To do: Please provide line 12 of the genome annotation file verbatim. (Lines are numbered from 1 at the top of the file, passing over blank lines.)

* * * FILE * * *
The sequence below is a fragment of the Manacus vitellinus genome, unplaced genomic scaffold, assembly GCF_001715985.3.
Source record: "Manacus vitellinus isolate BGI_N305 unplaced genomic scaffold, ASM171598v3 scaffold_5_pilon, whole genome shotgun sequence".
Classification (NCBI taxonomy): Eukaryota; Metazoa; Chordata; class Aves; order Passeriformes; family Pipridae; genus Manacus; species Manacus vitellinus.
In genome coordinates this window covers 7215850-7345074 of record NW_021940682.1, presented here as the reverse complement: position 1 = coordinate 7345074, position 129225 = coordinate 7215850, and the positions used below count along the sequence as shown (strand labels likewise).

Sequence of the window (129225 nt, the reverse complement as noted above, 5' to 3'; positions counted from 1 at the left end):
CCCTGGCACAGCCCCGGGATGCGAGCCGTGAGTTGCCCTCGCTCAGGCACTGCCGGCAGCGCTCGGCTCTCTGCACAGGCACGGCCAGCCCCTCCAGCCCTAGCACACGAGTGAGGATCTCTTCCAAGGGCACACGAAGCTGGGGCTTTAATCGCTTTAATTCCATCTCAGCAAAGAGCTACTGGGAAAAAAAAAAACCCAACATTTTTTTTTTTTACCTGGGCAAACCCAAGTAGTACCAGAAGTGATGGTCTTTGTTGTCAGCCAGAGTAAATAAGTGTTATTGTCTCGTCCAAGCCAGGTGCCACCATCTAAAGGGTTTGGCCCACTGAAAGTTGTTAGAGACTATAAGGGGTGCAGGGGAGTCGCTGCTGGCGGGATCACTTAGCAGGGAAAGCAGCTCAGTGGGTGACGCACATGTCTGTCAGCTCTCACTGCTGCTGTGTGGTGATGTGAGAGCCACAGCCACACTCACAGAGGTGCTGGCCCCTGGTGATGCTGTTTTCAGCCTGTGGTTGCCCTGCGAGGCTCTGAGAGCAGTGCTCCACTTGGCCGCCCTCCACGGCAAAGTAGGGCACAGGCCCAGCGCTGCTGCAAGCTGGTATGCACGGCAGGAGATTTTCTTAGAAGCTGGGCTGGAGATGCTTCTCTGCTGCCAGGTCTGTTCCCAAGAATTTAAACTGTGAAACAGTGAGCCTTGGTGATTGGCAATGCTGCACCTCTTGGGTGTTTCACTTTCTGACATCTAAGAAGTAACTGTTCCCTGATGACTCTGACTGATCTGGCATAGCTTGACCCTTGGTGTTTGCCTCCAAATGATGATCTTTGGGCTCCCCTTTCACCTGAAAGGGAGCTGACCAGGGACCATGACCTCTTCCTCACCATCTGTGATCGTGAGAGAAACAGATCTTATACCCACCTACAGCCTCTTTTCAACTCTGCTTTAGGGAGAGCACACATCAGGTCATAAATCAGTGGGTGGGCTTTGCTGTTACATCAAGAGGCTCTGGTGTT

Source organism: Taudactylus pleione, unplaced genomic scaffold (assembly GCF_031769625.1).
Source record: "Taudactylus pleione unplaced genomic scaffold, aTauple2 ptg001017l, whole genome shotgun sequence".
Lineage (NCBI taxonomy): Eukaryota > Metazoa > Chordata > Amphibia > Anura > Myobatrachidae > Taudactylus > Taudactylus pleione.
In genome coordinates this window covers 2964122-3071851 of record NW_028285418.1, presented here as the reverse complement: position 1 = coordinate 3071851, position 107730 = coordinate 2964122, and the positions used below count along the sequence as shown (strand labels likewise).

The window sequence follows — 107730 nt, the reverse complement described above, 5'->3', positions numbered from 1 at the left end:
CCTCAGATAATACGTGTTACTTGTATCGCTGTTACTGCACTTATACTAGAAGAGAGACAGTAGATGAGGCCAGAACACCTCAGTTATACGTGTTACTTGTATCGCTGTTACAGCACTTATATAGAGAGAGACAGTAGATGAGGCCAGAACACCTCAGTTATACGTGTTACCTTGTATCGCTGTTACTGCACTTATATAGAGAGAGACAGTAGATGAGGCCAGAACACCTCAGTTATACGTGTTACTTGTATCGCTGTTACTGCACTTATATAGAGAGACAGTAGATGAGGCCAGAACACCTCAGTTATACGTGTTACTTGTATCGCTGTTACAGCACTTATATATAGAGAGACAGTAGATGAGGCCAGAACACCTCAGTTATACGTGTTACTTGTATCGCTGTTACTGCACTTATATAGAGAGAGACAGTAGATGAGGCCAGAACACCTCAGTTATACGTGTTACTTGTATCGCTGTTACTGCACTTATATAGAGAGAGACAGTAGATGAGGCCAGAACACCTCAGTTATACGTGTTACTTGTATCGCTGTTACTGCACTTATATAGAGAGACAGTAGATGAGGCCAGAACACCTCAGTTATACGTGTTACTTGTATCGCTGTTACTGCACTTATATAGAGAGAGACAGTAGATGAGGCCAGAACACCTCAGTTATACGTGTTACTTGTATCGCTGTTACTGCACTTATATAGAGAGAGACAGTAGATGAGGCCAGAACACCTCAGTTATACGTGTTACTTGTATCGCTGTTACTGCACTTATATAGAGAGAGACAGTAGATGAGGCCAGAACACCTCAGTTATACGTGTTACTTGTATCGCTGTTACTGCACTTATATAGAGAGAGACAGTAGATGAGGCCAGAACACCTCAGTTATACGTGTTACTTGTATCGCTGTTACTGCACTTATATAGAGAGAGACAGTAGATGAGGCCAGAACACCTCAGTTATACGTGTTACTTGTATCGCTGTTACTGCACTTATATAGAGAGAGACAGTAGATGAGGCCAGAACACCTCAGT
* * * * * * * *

CCTCAGATAATACGTGTTACTTGTATCGCTGTTACTGCACTTATACTAGAAGAGAGACAGTAGATGAGGCCAGAACACCTCAGTTATACGTGTTACTTGTATCGCTGTTACAGCACTTATATAGAGAGAGACAGTAGATGAGGCCAGAACACCTCAGTTATACGTGTTACCTTGTATCGCTGTTACTGCACTTATATAGAGAGAGACAGTAGATGAGGCCAGAACACCTCAGTTATACGTGTTACTTGTATCGCTGTTACTGCACTTATATAGAGAGACAGTAGATGAGGCCAGAACACCTCAGTTATACGTGTTACTTGTATCGCTGTTACAGCACTTATATATAGAGAGACAGTAGATGAGGCCAGAACACCTCAGTTATACGTGTTACTTGTATCGCTGTTACTGCACTTATATAGAGAGAGACAGTAGATGAGGCCAGAACACCTCAGTTATACGTGTTACTTGTATCGCTGTTACTGCACTTATATAGAGAGAGACAGTAGATGAGGCCAGAACACCTCAGTTATACGTGTTACTTGTATCGCTGTTACTGCACTTATATAGAGAGACAGTAGATGAGGCCAGAACACCTCAGTTATACGTGTTACTTGTATCGCTGTTACTGCACTTATATAGAGAGAGACAGTAGATGAGGCCAGAACACCTCAGTTATACGTGTTACTTGTATCGCTGTTACTGCACTTATATAGAGAGAGACAGTAGATGAGGCCAGAACACCTCAGTTATACGTGTTACTTGTATCGCTGTTACTGCACTTATATAGAGAGAGACAGTAGATGAGGCCAGAACACCTCAGTTATACGTGTTACTTGTATCGCTGTTACTGCACTTATATAGAGAGAGACAGTAGATGAGGCCAGAACACCTCAGTTATACGTGTTACTTGTATCGCTGTTACTGCACTTATATAGAGAGAGACAGTAGATGAGGCCAGAACACCTCAGTTATACGTGTTACTTGTATCGCTGTTACTGCACTTATATAGAGAGAGACAGTAGATGAGGCCAGAACACCTCAGT